|07-24-2002 11:04 PM|
|pmflyfisher||Yes agree, got to hook a few in the surf this fall, thats a key objective for sure.|
|07-24-2002 10:05 PM|
I agree......kings will smoke you in the surf, better have a 9 or 10wt. rod ready, they can strip 250yds of backing in one run.....
Well, I know you know cause you expirenced it, what am I telling you!
I am not even thinking of bringing my single handed 8wt.......
|07-24-2002 10:56 AM|
Yes I have heard the same thing, and know the rivers they most likely show up in first. Zipperlips for sure
If you can find these fresh silver brutes you can have some unbelievable fishing, but landing them is a whole other story. I have gotten bloody knuckles and burned fingers a few times from these guys. 20 lb test leader is many times not enough. We left the river a couple of times 0 for 20 something each, and walked out saying what a great day that was, Alaska could not be better.
The lake michigan Chrome Warriors are preparing for battle with us now, schooling closer to the river mouths. Charter boats seem to be starting to get them regularly now.
Anytime from mid august on there will be fishable numbers in the rivers from my experience. However you have to know where to find them in each river, thats the big trade secret one had to develop through on the river experience.
I am not giving that out on the internet for sure.
|07-19-2002 07:49 PM|
Its happened to me! Can't wait to get them in the surf this fall. I am hosting 2 presentations, and now sell my baitfish patterns to three flyshops.
Well the kings are already running in a few rivers in Michigan. I can't wait!
|07-19-2002 06:49 PM|
Here they are:
1) Caddis Nymph
2) Hex nymph
3) Stone nymph
4) egg flis (nukes)
5) streamers and wet flies (check out my PM Interceptor pattern in the winter steelhead swap, do a search for it and the thread should come up) Marabou streamers like the Cardinelle have also been good to me. "The Crick Fly: - Dave Richey, Have some custom speys with fluorescent eztaz bodies that are good at times. Have to try my new unproven glow in dark streamers in the upcoming season.
Note: Never used egg sucking leeches much, I guess I should add them to my arsenal. Will start tying some for the season thanks for the reminder !!
Do king salmon feed, yes , but I really think is their natural reaction to the presented fly imitating a food source "they remember".
Remember in the great lakes we get a shot at them in usually less than 50 river miles (sometimes much less) from the big lakes and maybe 1-3 days from the lakes. I think that makes a big difference in their willingness to be on the take. In PNW beleive the fly fishing opportunites are much farther inland 100 miles+ from the ocean and there mood can shift to you know " lock jaw".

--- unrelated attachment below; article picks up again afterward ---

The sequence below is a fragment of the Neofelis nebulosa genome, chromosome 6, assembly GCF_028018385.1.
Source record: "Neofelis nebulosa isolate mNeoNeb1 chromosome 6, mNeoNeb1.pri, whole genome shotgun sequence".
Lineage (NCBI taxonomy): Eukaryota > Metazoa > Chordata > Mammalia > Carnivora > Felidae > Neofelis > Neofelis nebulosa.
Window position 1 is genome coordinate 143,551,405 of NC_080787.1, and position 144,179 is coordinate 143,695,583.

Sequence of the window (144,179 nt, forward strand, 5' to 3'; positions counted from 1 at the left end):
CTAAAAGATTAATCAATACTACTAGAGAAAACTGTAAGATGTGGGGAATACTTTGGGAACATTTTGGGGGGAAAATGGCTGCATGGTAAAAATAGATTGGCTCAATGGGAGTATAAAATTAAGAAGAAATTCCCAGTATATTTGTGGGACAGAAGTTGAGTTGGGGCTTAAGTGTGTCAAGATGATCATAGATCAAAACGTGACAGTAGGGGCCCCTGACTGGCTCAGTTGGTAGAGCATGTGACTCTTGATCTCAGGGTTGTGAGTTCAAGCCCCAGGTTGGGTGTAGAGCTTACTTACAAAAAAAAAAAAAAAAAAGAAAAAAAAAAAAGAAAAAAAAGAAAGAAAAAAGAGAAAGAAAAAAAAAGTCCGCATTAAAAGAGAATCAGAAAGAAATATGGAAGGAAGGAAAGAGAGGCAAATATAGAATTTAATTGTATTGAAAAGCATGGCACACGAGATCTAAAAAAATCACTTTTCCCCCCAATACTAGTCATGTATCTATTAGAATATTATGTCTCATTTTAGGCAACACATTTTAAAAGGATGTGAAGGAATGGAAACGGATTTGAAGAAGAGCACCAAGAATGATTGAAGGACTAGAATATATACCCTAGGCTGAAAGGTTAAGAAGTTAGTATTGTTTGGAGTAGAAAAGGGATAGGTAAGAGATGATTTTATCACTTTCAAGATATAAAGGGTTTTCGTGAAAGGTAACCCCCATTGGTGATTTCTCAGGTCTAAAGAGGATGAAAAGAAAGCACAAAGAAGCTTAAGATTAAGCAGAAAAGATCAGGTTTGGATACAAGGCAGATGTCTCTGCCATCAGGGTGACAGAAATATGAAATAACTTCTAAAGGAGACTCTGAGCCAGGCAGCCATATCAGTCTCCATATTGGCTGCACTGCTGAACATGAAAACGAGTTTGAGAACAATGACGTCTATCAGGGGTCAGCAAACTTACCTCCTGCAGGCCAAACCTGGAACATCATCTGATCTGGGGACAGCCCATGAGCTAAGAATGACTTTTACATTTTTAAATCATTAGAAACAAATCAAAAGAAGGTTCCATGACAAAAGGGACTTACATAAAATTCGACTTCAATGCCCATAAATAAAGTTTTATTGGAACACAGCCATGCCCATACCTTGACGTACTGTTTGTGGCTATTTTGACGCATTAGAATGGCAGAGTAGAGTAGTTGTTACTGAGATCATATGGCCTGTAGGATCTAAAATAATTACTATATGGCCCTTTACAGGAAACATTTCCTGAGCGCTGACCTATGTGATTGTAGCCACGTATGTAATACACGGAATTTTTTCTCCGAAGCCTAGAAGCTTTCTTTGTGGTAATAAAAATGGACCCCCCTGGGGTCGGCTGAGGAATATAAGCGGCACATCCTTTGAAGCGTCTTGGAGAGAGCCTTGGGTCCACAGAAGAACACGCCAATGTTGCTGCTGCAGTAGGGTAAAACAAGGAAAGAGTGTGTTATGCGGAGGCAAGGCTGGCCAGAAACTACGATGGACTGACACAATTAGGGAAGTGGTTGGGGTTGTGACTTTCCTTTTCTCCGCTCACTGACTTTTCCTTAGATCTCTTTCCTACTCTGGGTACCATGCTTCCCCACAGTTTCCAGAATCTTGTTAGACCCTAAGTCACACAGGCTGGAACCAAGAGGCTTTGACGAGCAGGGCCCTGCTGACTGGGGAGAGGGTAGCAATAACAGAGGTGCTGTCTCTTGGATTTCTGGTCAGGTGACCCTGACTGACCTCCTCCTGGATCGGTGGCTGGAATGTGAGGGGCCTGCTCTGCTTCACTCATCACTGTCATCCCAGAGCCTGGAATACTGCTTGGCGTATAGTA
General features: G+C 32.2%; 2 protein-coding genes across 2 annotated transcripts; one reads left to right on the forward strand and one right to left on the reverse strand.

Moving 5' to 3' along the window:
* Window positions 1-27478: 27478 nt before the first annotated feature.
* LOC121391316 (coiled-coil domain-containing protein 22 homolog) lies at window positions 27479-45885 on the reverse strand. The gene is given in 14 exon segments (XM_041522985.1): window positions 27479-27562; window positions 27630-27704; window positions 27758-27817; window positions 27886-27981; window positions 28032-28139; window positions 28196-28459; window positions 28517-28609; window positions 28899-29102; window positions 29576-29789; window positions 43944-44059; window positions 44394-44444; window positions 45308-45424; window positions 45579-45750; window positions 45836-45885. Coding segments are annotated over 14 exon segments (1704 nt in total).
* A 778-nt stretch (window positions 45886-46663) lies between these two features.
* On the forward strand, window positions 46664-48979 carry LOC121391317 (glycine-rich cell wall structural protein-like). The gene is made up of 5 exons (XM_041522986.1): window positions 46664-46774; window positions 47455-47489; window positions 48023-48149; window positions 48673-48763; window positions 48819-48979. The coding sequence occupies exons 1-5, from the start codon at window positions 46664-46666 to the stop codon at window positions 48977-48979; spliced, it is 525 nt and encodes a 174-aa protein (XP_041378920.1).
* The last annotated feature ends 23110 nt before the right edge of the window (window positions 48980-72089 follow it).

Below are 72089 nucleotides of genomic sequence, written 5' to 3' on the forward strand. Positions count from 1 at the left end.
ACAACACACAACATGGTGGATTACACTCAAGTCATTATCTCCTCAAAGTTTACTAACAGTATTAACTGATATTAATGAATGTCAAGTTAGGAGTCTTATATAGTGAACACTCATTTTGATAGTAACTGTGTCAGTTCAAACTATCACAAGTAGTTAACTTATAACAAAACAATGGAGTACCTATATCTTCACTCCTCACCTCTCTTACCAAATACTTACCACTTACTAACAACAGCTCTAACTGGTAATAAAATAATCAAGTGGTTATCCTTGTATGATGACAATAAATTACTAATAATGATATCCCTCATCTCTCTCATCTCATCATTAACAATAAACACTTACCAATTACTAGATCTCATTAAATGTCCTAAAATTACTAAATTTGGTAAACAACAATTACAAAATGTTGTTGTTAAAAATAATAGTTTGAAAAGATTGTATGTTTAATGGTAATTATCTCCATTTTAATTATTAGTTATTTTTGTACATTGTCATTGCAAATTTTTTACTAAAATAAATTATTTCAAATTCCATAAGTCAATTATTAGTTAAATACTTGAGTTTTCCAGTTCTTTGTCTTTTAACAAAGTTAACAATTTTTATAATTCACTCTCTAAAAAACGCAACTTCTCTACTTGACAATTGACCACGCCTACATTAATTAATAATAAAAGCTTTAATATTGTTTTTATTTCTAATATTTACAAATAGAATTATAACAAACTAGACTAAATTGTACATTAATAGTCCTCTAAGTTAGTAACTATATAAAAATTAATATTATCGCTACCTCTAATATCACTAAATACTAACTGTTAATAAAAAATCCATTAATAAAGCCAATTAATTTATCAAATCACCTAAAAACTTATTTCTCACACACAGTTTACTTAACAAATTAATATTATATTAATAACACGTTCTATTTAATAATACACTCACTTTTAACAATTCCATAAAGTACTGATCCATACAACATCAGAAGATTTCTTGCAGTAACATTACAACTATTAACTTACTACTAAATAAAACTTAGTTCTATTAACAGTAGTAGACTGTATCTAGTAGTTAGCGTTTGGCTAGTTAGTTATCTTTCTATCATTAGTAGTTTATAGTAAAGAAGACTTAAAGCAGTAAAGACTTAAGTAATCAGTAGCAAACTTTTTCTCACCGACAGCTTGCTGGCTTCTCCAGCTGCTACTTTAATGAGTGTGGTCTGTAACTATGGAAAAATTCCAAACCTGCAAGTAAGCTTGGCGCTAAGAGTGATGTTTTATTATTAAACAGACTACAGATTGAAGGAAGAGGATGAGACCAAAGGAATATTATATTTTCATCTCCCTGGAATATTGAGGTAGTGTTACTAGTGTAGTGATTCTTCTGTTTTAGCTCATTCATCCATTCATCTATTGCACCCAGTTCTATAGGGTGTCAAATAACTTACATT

Ever have a nice pool filled with fresh 20+ lbkings and they all go on the bite at the same time. Ahhh that is great, even though you will probably do an 0 for as they tear you and your tackle apart. But what fun ehh, as they jump into the bushes and trees and run through the log jams. Soon it will be time for that if you know where to go.
Thats my .02 cents
|07-19-2002 04:46 PM|
Great Lakes Salmon Patterns/Info
I was just wondering what is up there on your list for top salmon flies in the Great Lakes region. Now, usually I will get alot of different opinions with this question. Please mention your favorite pattern(s) and why you like it so much. Personally, I can't go wrong with an egg sucking leech, but I also favor small caddis. I throw egg sucking leeches to target the aggresive salmon. Caddis are always in my salmon box since they are so abundant in our rivers. With mass populations of Hydropsyche and Rhycophilla caddis in our Great Lakes region, studies have whoen they are the #1 forage for instream steelhead/salmon. I love fishing small nymphs for salmon as well(size 10's and 12's) to imitate Allocapnia and Taeniopteryx larvae, and the many species of Ephemerella larvae. I do alot of macroinvertebrate studies, so I get into tying the realistic imitations when I have time.
Oh yeah, why I am at it, I would like to mention this also.
I have heard from people that salmon don't eat once they enter a river to spawn. Well, I have been reaserching this for about year and a half, and I have found evidence that supports the theory that they do eat once instream. Although they cannot digest the food, they still will feed out of aggression, previous encounters at earlier stages, or out of instinct. Stomach samples done by the DNR, two universities(MSU and ???), online information obtained by watersheds conducting samples, and a few guides I know personally who have done there own stomach samples. Also, I always considered this...if they didn't eat then why do others as well as myself catch salmon in the mouth? Well, considering that some fish can be lined, the odds are still against people who say salmon do not feed once instream.
Just thought I would share some opinions with a few of you.